“I think that’s a critical point, that it is not a not a political debate about whether children should be vaccinated or not. It’s about trying to weigh up risks and benefits to make the best possible decisions for the benefit. …. There might or different views when we have more evidence, or they might not, but I think it’s important to support that.”
Global access to vaccines
The discussions about children led into the discussion of global access to vaccines. It was chilling to hear that this week there will be around 65,000 deaths worldwide. We have now over 4 billion doses; enough doses to have prevented almost all those deaths.
However, the question of whether we should vaccine the world rather than children was considered a false debate. The main vaccine supply to the UK is AstraZeneca. Dr Sridhar said:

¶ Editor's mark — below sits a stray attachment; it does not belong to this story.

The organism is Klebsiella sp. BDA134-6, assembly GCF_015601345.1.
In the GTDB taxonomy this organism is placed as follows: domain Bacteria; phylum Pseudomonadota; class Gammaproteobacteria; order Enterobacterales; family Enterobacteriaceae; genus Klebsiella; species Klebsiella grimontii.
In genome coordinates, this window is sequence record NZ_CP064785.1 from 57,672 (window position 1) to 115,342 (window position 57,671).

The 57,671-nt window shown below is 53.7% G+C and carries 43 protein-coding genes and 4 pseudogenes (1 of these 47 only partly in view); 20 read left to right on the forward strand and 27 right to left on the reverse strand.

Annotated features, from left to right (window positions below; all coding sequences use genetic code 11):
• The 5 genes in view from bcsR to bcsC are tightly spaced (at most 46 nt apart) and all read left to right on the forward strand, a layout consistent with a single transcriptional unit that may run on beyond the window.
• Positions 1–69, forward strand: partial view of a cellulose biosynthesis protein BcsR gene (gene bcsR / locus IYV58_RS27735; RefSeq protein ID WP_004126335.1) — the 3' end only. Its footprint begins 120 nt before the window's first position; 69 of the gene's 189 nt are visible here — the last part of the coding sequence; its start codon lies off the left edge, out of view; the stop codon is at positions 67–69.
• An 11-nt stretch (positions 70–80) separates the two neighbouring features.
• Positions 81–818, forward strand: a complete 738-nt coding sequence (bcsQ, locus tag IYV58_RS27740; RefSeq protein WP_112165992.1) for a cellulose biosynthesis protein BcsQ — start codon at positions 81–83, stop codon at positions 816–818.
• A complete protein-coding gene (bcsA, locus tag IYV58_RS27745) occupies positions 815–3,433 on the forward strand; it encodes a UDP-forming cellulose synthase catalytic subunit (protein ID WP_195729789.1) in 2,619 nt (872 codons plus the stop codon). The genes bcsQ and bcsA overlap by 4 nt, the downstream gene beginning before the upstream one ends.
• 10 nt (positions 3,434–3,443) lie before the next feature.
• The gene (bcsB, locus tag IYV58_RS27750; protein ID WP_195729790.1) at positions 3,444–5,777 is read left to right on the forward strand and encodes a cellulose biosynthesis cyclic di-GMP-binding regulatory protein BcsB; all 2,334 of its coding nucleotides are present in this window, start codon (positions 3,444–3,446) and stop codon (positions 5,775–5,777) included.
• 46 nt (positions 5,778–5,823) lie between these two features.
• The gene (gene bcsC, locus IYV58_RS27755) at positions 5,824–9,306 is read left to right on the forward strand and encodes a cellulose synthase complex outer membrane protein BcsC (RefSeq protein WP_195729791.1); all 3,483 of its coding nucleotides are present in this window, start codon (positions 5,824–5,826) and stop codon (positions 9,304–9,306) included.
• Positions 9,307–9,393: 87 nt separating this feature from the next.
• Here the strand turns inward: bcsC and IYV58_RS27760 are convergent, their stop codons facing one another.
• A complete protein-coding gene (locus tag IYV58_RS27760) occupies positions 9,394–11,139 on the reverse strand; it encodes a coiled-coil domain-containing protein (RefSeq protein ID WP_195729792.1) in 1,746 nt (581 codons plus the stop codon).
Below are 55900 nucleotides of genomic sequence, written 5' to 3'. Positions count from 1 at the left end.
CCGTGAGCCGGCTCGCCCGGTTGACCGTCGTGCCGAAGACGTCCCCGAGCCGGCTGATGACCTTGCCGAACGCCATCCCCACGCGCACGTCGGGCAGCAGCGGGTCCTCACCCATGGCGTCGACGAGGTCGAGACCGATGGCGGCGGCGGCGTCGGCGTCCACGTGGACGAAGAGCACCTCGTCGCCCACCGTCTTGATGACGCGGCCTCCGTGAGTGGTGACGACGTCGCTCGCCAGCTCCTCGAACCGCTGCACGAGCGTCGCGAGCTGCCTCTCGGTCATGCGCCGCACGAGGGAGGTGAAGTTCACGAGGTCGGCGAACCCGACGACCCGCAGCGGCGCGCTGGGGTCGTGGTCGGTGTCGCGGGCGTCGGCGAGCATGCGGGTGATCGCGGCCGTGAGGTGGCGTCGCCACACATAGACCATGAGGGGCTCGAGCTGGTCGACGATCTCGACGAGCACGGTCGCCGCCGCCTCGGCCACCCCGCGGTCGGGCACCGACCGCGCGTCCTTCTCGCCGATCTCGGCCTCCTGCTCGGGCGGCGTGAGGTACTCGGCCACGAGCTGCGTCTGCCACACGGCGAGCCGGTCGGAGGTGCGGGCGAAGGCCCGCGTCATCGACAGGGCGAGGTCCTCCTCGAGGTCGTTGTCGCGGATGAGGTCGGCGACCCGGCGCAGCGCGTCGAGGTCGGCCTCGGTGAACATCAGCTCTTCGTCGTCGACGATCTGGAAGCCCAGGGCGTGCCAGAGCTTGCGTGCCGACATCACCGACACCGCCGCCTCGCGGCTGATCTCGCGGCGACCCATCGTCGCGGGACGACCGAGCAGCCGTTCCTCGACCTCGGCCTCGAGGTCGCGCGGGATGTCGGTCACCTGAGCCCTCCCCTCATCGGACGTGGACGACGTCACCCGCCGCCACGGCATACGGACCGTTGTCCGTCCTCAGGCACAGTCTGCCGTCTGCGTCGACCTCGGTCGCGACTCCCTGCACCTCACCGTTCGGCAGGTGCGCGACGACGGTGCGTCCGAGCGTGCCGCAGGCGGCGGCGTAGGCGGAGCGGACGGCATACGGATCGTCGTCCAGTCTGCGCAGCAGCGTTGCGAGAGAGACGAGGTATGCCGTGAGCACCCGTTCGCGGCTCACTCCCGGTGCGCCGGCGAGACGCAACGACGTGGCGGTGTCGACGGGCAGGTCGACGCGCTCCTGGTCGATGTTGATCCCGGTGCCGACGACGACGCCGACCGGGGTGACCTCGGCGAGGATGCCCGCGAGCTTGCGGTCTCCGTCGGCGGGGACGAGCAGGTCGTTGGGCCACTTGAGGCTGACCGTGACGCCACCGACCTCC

“The only two vaccines that are approved in the younger age group are Moderna and Pfizer. However, if we have ample supply of Astra Zeneca for over 40s then we should be giving those abroad if we don’t need them here. It’s not about vaccinating kids versus the world.”
The question about boosters in the UK is another matter. Dr Gregg Gonsalves, Associate Professor of epidemiology at Yale University and expert in policy modelling on infectious disease said:
“The point is, is that if we’re going to boost people in the UK or United States before the rest of the world has had even a single dose and we have to ask really what we’re doing and whom we’re doing it for. I have had two doses of the vaccine right now. I feel like I’ll be protected against serious disease and death. I don’t need another booster. The data shows that I’m adequately protected against serious diseases and hospitalization. So let’s get the doses on the plane. Let’s move them quickly.“
Dr Ayoade Alakija, Co-chair of the Africa Union Africa Vaccine Delivery Alliance for Covid-19 and Nigeria’s former Chief Humanitarian Coordinator added:
“…Prioritizing booster vaccines at this point of this pandemic I don’t think is what the world should be thinking about. We need to save lives first before we think about improving levels of immunity.”